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SYMPOSIUM
Year : 2018  |  Volume : 5  |  Issue : 2  |  Page : 30-35

Septic acute kidney injury (SAKI)


Chief, Advanced Pediatric Critical Care Centre & Head, Dept of Pediatrics, Wanless Hospital, Miraj, 416101, Maharashtra, India

Correspondence Address:
Vinayak Patki
Chief, Advanced Pediatric Critical Care Centre & Head, Dept of Pediatrics, Wanless Hospital, Miraj, 416101,Maharashtra
India
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Source of Support: None, Conflict of Interest: None


DOI: 10.21304/2018.0502.00370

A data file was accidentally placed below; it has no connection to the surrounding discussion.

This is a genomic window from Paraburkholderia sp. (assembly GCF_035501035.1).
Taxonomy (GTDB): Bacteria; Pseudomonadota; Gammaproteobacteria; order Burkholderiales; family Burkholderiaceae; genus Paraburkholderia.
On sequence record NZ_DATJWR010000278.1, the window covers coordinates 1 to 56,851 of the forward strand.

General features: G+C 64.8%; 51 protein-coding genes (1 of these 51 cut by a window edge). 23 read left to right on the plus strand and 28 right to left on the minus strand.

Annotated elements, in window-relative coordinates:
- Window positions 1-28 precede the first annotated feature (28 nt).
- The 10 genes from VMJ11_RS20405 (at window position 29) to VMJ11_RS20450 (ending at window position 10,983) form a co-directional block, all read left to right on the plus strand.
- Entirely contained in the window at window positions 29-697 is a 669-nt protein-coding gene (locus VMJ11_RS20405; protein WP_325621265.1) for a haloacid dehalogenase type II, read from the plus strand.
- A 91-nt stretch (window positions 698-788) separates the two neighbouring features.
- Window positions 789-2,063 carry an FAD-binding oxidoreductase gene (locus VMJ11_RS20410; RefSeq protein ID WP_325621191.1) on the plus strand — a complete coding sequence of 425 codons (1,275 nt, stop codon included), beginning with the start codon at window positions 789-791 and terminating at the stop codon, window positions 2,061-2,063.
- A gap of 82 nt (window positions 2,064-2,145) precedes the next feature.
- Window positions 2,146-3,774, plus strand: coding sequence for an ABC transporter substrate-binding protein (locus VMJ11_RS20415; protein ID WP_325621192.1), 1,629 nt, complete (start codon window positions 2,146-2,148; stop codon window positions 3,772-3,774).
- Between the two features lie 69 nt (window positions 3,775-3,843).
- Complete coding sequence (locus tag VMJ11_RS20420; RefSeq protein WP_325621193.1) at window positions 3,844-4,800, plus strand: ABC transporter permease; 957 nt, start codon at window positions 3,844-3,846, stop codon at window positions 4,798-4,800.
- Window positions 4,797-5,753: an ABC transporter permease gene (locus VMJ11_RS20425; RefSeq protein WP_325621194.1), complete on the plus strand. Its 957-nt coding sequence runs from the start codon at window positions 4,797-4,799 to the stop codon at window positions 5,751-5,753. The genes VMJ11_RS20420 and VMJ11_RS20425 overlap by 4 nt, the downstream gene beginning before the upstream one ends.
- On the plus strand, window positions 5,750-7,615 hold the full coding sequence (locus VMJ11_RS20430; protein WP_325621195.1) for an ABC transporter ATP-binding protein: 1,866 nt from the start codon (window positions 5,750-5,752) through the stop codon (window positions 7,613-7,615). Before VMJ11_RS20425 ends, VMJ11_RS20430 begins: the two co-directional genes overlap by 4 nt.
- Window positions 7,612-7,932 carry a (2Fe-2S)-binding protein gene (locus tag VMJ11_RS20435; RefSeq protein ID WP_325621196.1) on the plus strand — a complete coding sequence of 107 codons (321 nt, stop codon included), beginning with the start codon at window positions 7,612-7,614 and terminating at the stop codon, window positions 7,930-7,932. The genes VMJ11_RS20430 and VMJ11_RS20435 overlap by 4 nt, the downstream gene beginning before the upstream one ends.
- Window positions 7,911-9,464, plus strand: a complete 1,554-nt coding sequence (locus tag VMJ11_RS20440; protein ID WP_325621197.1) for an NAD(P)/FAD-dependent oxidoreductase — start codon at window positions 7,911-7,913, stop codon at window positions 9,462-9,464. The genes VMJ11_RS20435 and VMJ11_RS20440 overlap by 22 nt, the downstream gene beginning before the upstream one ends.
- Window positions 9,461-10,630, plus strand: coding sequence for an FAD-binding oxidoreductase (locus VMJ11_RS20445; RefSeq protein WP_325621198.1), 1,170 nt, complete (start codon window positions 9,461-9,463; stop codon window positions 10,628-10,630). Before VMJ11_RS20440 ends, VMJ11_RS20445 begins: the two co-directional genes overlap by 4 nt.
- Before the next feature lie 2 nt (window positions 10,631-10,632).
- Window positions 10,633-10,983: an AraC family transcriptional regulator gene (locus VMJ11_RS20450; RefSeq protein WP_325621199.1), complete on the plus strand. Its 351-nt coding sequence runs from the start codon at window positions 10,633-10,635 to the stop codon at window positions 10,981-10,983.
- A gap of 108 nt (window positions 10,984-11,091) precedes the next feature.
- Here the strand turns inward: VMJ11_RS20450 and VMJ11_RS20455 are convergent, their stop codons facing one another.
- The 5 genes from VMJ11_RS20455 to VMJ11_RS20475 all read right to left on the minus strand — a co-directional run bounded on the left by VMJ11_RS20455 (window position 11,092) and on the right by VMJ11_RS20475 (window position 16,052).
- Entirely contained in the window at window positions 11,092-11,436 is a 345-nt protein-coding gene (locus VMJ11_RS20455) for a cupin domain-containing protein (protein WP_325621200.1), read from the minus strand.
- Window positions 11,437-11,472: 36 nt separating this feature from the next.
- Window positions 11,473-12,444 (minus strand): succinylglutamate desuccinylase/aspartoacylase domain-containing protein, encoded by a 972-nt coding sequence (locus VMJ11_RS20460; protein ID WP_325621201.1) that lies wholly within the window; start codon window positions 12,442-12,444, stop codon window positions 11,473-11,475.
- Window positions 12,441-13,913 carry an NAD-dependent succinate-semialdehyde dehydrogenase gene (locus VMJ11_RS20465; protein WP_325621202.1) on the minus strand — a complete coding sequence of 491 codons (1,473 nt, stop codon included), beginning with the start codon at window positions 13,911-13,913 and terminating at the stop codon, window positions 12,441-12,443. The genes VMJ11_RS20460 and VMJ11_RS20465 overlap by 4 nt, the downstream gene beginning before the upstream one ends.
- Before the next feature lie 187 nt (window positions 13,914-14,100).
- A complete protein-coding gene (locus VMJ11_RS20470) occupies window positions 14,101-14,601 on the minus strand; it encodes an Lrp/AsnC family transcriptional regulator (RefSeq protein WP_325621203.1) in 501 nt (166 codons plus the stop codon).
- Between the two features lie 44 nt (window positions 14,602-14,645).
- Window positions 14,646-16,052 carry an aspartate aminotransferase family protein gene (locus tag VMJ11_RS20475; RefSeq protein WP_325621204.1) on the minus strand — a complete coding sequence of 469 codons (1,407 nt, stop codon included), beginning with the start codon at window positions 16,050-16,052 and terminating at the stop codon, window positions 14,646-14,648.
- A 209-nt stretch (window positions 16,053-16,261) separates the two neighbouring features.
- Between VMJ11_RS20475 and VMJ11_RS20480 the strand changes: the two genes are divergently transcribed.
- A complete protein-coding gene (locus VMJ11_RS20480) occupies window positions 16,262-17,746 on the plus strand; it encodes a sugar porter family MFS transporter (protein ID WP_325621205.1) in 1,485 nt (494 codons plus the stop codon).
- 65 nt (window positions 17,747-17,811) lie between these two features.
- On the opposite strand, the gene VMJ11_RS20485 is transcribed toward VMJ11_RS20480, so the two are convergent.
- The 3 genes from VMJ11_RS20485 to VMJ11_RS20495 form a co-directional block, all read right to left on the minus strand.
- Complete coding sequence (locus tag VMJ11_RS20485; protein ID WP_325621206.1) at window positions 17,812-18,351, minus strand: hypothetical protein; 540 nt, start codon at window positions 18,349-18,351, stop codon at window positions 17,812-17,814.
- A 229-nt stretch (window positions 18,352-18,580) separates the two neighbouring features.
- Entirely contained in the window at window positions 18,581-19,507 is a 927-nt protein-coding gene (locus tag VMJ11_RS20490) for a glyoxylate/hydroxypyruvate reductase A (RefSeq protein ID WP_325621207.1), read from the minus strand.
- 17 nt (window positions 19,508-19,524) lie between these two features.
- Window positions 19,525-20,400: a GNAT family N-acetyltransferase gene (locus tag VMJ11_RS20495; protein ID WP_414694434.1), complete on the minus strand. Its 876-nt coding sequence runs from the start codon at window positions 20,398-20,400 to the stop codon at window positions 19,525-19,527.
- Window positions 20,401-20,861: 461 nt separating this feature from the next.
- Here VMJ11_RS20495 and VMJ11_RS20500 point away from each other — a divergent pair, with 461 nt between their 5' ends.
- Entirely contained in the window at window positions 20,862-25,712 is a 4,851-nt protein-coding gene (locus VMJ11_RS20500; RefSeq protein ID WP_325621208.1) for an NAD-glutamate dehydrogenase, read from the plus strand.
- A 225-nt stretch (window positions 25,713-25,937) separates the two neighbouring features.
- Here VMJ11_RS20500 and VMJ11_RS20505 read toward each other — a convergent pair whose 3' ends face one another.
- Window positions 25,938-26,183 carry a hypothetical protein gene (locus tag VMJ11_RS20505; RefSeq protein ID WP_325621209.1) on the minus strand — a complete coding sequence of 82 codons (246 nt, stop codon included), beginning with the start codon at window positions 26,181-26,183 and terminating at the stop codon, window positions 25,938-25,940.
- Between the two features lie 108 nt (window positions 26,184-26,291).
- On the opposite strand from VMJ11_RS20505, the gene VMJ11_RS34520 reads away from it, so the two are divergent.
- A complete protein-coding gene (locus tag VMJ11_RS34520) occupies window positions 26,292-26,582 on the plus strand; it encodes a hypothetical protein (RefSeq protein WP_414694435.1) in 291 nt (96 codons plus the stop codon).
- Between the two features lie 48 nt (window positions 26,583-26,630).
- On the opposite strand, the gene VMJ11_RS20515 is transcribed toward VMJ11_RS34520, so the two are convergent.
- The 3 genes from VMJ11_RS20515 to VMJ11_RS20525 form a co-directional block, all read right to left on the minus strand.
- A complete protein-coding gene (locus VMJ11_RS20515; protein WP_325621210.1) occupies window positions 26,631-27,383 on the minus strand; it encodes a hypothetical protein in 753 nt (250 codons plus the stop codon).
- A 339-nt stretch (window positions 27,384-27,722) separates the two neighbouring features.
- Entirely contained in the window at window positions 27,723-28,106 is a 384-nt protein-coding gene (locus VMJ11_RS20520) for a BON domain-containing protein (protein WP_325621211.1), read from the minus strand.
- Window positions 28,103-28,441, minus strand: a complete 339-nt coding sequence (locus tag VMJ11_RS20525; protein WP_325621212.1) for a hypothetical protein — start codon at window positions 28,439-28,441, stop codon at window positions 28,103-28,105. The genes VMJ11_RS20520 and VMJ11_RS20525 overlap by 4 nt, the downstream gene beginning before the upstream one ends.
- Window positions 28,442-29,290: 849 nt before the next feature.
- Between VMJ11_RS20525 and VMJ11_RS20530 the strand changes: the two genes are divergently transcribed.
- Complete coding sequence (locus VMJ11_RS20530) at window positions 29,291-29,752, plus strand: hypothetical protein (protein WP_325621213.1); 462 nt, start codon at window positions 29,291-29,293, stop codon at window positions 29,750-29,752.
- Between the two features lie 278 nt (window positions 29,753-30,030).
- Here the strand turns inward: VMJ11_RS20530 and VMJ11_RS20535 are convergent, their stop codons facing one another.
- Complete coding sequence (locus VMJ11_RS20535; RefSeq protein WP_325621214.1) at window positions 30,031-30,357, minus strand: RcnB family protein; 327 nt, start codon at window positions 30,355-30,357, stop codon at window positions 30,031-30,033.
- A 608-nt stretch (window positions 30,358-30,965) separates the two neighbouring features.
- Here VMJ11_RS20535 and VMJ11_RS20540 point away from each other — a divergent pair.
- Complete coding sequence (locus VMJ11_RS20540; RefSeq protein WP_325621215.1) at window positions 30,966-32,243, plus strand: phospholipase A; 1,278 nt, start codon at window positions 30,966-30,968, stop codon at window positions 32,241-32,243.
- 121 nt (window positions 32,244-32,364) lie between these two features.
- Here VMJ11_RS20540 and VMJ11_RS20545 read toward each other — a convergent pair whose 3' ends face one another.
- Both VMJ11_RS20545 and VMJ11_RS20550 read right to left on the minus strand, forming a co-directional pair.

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Acute kidney injury (AKI) is a common and potentially fatal complication of sepsis. Septic acute kidney injury (SAKI) remains an important challenge in critical care medicine. SAKI has a complex pathophysiology than previously anticipated. The pathophysiologic mechanisms of sepsis-induced AKI are different from non-septic AKI. Sepsis- induced systemic inflammation triggers protective mechanisms within the nephron, affecting tubular and glomerular functions. A varying degree of kidney impairment can be expected, from a small decrease in GFR to complete shutdown and permanent dysfunction, depending on the severity of the inflammatory response. It is likely that progression of septic AKI can be prevented by avoiding hypotension, fluid overload, and venous congestion. There is no specific therapy for septic AKI at present. Even though novel drugs and blood purification techniques for sepsis-induced AKI are being tested, supportive care to prevent further kidney insults is likely to allow kidney structure and function to more easily recover once the septic state has resolved.


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